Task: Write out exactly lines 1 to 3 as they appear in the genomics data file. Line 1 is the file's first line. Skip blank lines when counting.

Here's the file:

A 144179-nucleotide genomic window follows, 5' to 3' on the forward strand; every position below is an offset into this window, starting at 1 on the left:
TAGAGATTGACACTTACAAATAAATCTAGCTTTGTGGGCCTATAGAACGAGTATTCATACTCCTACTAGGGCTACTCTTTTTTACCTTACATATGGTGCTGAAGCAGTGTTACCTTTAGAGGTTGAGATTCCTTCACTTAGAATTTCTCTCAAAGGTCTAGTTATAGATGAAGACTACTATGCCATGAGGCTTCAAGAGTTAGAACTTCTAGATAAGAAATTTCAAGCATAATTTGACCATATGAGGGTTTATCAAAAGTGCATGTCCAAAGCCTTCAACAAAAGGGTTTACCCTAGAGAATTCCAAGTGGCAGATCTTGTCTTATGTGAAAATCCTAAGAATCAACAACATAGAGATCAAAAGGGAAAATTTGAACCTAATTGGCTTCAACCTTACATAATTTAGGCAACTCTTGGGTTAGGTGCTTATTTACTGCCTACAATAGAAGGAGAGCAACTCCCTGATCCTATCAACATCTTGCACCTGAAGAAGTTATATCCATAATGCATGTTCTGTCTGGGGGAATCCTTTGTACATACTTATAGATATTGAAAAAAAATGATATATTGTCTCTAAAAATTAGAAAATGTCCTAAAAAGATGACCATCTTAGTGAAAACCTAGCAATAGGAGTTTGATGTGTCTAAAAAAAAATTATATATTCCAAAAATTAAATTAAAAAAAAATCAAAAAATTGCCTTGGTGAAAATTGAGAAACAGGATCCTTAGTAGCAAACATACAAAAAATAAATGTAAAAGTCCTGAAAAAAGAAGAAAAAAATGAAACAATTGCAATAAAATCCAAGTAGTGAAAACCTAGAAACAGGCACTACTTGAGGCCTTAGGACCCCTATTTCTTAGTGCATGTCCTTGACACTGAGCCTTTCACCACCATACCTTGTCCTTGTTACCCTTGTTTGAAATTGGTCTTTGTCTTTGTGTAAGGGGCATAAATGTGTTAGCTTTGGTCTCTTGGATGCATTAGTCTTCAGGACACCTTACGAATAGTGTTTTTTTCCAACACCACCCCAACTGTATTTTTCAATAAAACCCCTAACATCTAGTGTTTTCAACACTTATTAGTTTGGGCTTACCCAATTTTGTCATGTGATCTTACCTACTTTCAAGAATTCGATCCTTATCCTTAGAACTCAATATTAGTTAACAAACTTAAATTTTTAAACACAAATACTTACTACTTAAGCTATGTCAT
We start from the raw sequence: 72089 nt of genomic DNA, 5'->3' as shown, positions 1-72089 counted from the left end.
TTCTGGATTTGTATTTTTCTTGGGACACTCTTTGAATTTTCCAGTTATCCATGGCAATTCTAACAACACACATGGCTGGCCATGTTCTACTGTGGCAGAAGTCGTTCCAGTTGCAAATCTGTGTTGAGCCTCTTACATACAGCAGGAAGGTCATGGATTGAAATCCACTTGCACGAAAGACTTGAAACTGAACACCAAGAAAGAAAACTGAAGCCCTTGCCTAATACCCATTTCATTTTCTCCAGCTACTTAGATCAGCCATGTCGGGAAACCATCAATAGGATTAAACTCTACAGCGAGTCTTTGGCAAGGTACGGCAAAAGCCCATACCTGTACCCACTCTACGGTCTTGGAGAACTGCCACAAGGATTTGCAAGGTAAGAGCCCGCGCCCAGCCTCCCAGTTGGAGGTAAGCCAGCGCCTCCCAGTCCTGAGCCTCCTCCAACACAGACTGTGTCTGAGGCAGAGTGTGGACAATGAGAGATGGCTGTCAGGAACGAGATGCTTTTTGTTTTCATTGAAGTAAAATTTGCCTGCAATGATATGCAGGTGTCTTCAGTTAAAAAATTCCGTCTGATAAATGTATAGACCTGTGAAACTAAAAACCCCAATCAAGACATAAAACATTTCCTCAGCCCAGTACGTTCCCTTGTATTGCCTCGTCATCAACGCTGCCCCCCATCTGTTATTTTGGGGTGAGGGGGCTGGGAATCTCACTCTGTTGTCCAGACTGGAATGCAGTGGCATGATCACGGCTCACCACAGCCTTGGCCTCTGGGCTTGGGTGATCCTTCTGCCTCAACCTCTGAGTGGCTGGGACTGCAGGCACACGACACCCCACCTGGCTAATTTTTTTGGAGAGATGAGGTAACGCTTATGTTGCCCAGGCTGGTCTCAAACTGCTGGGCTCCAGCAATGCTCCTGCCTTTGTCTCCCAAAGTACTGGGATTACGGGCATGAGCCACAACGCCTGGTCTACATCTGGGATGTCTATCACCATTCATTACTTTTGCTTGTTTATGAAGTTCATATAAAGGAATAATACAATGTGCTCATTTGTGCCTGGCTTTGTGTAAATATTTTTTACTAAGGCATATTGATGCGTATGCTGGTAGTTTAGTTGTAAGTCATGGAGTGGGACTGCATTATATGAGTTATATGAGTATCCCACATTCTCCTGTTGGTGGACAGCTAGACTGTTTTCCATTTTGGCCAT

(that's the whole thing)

A 144179-nucleotide genomic window follows, 5' to 3' on the forward strand; every position below is an offset into this window, starting at 1 on the left:
TAGAGATTGACACTTACAAATAAATCTAGCTTTGTGGGCCTATAGAACGAGTATTCATACTCCTACTAGGGCTACTCTTTTTTACCTTACATATGGTGCTGAAGCAGTGTTACCTTTAGAGGTTGAGATTCCTTCACTTAGAATTTCTCTCAAAGGTCTAGTTATAGATGAAGACTACTATGCCATGAGGCTTCAAGAGTTAGAACTTCTAGATAAGAAATTTCAAGCATAATTTGACCATATGAGGGTTTATCAAAAGTGCATGTCCAAAGCCTTCAACAAAAGGGTTTACCCTAGAGAATTCCAAGTGGCAGATCTTGTCTTATGTGAAAATCCTAAGAATCAACAACATAGAGATCAAAAGGGAAAATTTGAACCTAATTGGCTTCAACCTTACATAATTTAGGCAACTCTTGGGTTAGGTGCTTATTTACTGCCTACAATAGAAGGAGAGCAACTCCCTGATCCTATCAACATCTTGCACCTGAAGAAGTTATATCCATAATGCATGTTCTGTCTGGGGGAATCCTTTGTACATACTTATAGATATTGAAAAAAAATGATATATTGTCTCTAAAAATTAGAAAATGTCCTAAAAAGATGACCATCTTAGTGAAAACCTAGCAATAGGAGTTTGATGTGTCTAAAAAAAAATTATATATTCCAAAAATTAAATTAAAAAAAAATCAAAAAATTGCCTTGGTGAAAATTGAGAAACAGGATCCTTAGTAGCAAACATACAAAAAATAAATGTAAAAGTCCTGAAAAAAGAAGAAAAAAATGAAACAATTGCAATAAAATCCAAGTAGTGAAAACCTAGAAACAGGCACTACTTGAGGCCTTAGGACCCCTATTTCTTAGTGCATGTCCTTGACACTGAGCCTTTCACCACCATACCTTGTCCTTGTTACCCTTGTTTGAAATTGGTCTTTGTCTTTGTGTAAGGGGCATAAATGTGTTAGCTTTGGTCTCTTGGATGCATTAGTCTTCAGGACACCTTACGAATAGTGTTTTTTTCCAACACCACCCCAACTGTATTTTTCAATAAAACCCCTAACATCTAGTGTTTTCAACACTTATTAGTTTGGGCTTACCCAATTTTGTCATGTGATCTTACCTACTTTCAAGAATTCGATCCTTATCCTTAGAACTCAATATTAGTTAACAAACTTAAATTTTTAAACACAAATACTTACTACTTAAGCTATGTCAT
We start from the raw sequence: 72089 nt of genomic DNA, 5'->3' as shown, positions 1-72089 counted from the left end.